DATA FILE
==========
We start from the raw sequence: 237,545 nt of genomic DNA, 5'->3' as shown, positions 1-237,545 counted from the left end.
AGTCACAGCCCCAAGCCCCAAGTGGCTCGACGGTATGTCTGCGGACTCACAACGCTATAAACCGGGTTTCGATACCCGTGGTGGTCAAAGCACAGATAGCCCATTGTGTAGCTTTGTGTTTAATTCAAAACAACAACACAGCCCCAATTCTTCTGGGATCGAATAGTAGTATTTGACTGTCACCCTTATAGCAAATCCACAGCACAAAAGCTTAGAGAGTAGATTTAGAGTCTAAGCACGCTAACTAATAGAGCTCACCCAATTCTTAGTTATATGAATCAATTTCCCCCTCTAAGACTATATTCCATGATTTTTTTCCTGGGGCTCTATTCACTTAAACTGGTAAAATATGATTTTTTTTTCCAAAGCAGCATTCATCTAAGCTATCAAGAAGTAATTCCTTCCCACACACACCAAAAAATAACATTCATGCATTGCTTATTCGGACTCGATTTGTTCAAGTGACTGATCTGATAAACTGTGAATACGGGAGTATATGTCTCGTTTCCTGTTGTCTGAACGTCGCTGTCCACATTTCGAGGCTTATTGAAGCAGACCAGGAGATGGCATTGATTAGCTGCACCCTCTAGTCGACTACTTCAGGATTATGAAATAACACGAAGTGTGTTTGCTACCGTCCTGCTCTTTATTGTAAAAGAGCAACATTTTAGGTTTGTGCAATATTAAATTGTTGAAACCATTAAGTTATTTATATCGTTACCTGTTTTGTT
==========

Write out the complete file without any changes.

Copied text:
We start from the raw sequence: 237,545 nt of genomic DNA, 5'->3' as shown, positions 1-237,545 counted from the left end.
AGTCACAGCCCCAAGCCCCAAGTGGCTCGACGGTATGTCTGCGGACTCACAACGCTATAAACCGGGTTTCGATACCCGTGGTGGTCAAAGCACAGATAGCCCATTGTGTAGCTTTGTGTTTAATTCAAAACAACAACACAGCCCCAATTCTTCTGGGATCGAATAGTAGTATTTGACTGTCACCCTTATAGCAAATCCACAGCACAAAAGCTTAGAGAGTAGATTTAGAGTCTAAGCACGCTAACTAATAGAGCTCACCCAATTCTTAGTTATATGAATCAATTTCCCCCTCTAAGACTATATTCCATGATTTTTTTCCTGGGGCTCTATTCACTTAAACTGGTAAAATATGATTTTTTTTTCCAAAGCAGCATTCATCTAAGCTATCAAGAAGTAATTCCTTCCCACACACACCAAAAAATAACATTCATGCATTGCTTATTCGGACTCGATTTGTTCAAGTGACTGATCTGATAAACTGTGAATACGGGAGTATATGTCTCGTTTCCTGTTGTCTGAACGTCGCTGTCCACATTTCGAGGCTTATTGAAGCAGACCAGGAGATGGCATTGATTAGCTGCACCCTCTAGTCGACTACTTCAGGATTATGAAATAACACGAAGTGTGTTTGCTACCGTCCTGCTCTTTATTGTAAAAGAGCAACATTTTAGGTTTGTGCAATATTAAATTGTTGAAACCATTAAGTTATTTATATCGTTACCTGTTTTGTT